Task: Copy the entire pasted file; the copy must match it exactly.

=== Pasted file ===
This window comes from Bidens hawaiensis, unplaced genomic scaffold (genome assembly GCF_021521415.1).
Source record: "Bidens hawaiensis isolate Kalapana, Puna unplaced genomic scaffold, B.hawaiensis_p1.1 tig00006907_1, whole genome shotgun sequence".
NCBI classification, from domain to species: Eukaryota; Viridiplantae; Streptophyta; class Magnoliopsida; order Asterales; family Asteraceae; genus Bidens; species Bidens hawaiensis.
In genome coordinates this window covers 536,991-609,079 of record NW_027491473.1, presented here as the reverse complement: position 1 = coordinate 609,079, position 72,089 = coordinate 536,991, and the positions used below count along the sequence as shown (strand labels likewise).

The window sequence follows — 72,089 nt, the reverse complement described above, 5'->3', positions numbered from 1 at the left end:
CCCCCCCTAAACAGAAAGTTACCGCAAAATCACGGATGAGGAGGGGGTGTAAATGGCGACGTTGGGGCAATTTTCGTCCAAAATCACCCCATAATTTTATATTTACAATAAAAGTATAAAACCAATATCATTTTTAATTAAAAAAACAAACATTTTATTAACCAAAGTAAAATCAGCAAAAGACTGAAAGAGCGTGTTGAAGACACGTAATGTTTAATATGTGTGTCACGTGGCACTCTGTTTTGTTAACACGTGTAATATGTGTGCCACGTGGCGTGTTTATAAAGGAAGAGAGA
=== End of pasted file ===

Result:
This window comes from Bidens hawaiensis, unplaced genomic scaffold (genome assembly GCF_021521415.1).
Source record: "Bidens hawaiensis isolate Kalapana, Puna unplaced genomic scaffold, B.hawaiensis_p1.1 tig00006907_1, whole genome shotgun sequence".
NCBI classification, from domain to species: Eukaryota; Viridiplantae; Streptophyta; class Magnoliopsida; order Asterales; family Asteraceae; genus Bidens; species Bidens hawaiensis.
In genome coordinates this window covers 536,991-609,079 of record NW_027491473.1, presented here as the reverse complement: position 1 = coordinate 609,079, position 72,089 = coordinate 536,991, and the positions used below count along the sequence as shown (strand labels likewise).

The window sequence follows — 72,089 nt, the reverse complement described above, 5'->3', positions numbered from 1 at the left end:
CCCCCCCTAAACAGAAAGTTACCGCAAAATCACGGATGAGGAGGGGGTGTAAATGGCGACGTTGGGGCAATTTTCGTCCAAAATCACCCCATAATTTTATATTTACAATAAAAGTATAAAACCAATATCATTTTTAATTAAAAAAACAAACATTTTATTAACCAAAGTAAAATCAGCAAAAGACTGAAAGAGCGTGTTGAAGACACGTAATGTTTAATATGTGTGTCACGTGGCACTCTGTTTTGTTAACACGTGTAATATGTGTGCCACGTGGCGTGTTTATAAAGGAAGAGAGA